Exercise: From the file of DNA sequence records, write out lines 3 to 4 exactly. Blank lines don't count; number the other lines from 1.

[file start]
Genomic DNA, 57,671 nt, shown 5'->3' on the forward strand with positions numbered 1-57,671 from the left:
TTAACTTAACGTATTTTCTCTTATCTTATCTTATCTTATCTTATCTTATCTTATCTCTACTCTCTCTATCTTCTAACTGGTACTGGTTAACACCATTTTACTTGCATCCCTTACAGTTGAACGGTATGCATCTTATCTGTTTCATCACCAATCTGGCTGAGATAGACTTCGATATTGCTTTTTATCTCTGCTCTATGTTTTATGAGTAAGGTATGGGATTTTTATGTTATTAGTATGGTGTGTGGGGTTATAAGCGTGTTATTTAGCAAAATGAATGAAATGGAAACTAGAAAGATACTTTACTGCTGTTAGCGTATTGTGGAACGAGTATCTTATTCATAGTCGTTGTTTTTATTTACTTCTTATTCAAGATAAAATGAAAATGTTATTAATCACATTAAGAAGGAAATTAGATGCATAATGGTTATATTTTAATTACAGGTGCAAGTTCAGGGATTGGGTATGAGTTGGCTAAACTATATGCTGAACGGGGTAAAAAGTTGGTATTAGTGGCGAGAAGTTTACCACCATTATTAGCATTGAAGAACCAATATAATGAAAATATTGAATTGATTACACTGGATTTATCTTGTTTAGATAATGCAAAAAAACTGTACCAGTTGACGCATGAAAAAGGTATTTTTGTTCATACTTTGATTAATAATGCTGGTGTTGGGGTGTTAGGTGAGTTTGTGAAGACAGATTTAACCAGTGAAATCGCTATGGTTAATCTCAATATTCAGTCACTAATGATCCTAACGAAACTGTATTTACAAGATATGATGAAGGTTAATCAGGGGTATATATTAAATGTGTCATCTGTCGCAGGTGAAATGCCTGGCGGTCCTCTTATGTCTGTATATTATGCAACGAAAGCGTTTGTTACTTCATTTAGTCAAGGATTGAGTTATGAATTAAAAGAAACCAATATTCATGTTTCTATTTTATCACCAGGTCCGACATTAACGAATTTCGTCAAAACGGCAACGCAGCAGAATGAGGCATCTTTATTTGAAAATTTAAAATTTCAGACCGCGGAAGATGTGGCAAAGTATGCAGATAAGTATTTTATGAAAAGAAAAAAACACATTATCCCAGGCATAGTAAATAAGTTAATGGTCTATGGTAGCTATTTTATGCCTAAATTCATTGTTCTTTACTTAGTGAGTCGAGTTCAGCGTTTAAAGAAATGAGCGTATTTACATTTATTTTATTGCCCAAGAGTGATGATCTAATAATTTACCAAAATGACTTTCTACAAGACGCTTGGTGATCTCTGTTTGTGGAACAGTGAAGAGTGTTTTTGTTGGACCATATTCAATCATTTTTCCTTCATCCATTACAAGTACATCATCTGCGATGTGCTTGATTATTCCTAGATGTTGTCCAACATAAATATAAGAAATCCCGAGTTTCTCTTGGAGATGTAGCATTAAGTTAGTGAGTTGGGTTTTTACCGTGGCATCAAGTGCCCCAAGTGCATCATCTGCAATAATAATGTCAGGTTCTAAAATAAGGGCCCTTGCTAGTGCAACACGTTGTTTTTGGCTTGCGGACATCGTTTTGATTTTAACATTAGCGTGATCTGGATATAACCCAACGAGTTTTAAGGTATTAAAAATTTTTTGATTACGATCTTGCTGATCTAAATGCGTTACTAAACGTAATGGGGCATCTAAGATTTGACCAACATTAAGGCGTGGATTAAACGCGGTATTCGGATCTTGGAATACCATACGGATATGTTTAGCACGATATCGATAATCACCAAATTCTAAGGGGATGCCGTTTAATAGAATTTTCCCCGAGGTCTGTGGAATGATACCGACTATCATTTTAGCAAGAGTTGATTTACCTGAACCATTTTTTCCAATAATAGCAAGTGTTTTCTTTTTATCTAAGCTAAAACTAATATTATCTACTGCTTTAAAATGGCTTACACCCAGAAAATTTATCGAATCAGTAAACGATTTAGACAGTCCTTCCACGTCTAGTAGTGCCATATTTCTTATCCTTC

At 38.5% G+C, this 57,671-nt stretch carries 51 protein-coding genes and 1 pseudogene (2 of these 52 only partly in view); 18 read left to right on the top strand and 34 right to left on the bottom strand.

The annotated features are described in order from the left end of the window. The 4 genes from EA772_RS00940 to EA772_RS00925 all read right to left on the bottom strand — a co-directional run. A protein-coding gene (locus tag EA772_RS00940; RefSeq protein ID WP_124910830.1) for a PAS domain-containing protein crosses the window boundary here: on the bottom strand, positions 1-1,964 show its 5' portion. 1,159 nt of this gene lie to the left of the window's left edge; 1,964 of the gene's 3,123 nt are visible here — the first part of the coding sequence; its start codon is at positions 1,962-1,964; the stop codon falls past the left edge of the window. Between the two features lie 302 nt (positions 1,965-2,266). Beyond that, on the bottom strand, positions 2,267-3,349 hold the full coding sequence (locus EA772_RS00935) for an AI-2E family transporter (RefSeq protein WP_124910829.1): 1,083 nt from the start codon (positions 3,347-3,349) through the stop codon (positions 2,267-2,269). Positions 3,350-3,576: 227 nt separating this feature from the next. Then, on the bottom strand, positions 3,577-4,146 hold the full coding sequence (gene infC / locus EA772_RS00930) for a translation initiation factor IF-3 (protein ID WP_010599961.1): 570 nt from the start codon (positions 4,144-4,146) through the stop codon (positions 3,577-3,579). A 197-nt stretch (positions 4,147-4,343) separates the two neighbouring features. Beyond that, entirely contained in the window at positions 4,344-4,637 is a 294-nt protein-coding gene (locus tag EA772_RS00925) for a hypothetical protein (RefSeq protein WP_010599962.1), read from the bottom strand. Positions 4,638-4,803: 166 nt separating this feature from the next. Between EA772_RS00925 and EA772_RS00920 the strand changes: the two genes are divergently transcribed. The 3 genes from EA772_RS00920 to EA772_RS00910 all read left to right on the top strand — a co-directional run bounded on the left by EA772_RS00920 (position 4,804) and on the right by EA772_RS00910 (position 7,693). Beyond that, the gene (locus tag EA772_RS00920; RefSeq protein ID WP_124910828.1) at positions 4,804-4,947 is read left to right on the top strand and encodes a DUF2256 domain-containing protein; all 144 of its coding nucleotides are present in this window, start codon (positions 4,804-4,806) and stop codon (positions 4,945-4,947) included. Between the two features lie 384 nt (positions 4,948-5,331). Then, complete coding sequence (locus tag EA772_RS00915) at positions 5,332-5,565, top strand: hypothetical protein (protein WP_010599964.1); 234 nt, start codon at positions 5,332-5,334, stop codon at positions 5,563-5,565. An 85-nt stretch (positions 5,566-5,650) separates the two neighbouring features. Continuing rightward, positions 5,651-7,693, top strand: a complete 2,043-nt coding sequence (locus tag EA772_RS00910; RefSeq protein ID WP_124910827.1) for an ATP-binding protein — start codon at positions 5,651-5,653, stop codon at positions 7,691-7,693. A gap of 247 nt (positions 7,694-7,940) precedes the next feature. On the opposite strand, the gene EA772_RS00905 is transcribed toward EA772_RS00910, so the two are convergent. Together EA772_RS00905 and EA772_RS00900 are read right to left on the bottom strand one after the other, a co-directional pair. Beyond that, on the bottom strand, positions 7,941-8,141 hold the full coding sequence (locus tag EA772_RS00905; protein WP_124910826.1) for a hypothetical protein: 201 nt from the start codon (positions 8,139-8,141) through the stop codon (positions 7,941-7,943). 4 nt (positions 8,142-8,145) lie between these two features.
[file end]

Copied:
At 38.5% G+C, this 57,671-nt stretch carries 51 protein-coding genes and 1 pseudogene (2 of these 52 only partly in view); 18 read left to right on the top strand and 34 right to left on the bottom strand.

The annotated features are described in order from the left end of the window. The 4 genes from EA772_RS00940 to EA772_RS00925 all read right to left on the bottom strand — a co-directional run. A protein-coding gene (locus tag EA772_RS00940; RefSeq protein ID WP_124910830.1) for a PAS domain-containing protein crosses the window boundary here: on the bottom strand, positions 1-1,964 show its 5' portion. 1,159 nt of this gene lie to the left of the window's left edge; 1,964 of the gene's 3,123 nt are visible here — the first part of the coding sequence; its start codon is at positions 1,962-1,964; the stop codon falls past the left edge of the window. Between the two features lie 302 nt (positions 1,965-2,266). Beyond that, on the bottom strand, positions 2,267-3,349 hold the full coding sequence (locus EA772_RS00935) for an AI-2E family transporter (RefSeq protein WP_124910829.1): 1,083 nt from the start codon (positions 3,347-3,349) through the stop codon (positions 2,267-2,269). Positions 3,350-3,576: 227 nt separating this feature from the next. Then, on the bottom strand, positions 3,577-4,146 hold the full coding sequence (gene infC / locus EA772_RS00930) for a translation initiation factor IF-3 (protein ID WP_010599961.1): 570 nt from the start codon (positions 4,144-4,146) through the stop codon (positions 3,577-3,579). A 197-nt stretch (positions 4,147-4,343) separates the two neighbouring features. Beyond that, entirely contained in the window at positions 4,344-4,637 is a 294-nt protein-coding gene (locus tag EA772_RS00925) for a hypothetical protein (RefSeq protein WP_010599962.1), read from the bottom strand. Positions 4,638-4,803: 166 nt separating this feature from the next. Between EA772_RS00925 and EA772_RS00920 the strand changes: the two genes are divergently transcribed. The 3 genes from EA772_RS00920 to EA772_RS00910 all read left to right on the top strand — a co-directional run bounded on the left by EA772_RS00920 (position 4,804) and on the right by EA772_RS00910 (position 7,693). Beyond that, the gene (locus tag EA772_RS00920; RefSeq protein ID WP_124910828.1) at positions 4,804-4,947 is read left to right on the top strand and encodes a DUF2256 domain-containing protein; all 144 of its coding nucleotides are present in this window, start codon (positions 4,804-4,806) and stop codon (positions 4,945-4,947) included. Between the two features lie 384 nt (positions 4,948-5,331). Then, complete coding sequence (locus tag EA772_RS00915) at positions 5,332-5,565, top strand: hypothetical protein (protein WP_010599964.1); 234 nt, start codon at positions 5,332-5,334, stop codon at positions 5,563-5,565. An 85-nt stretch (positions 5,566-5,650) separates the two neighbouring features. Continuing rightward, positions 5,651-7,693, top strand: a complete 2,043-nt coding sequence (locus tag EA772_RS00910; RefSeq protein ID WP_124910827.1) for an ATP-binding protein — start codon at positions 5,651-5,653, stop codon at positions 7,691-7,693. A gap of 247 nt (positions 7,694-7,940) precedes the next feature. On the opposite strand, the gene EA772_RS00905 is transcribed toward EA772_RS00910, so the two are convergent. Together EA772_RS00905 and EA772_RS00900 are read right to left on the bottom strand one after the other, a co-directional pair. Beyond that, on the bottom strand, positions 7,941-8,141 hold the full coding sequence (locus tag EA772_RS00905; protein WP_124910826.1) for a hypothetical protein: 201 nt from the start codon (positions 8,139-8,141) through the stop codon (positions 7,941-7,943). 4 nt (positions 8,142-8,145) lie between these two features.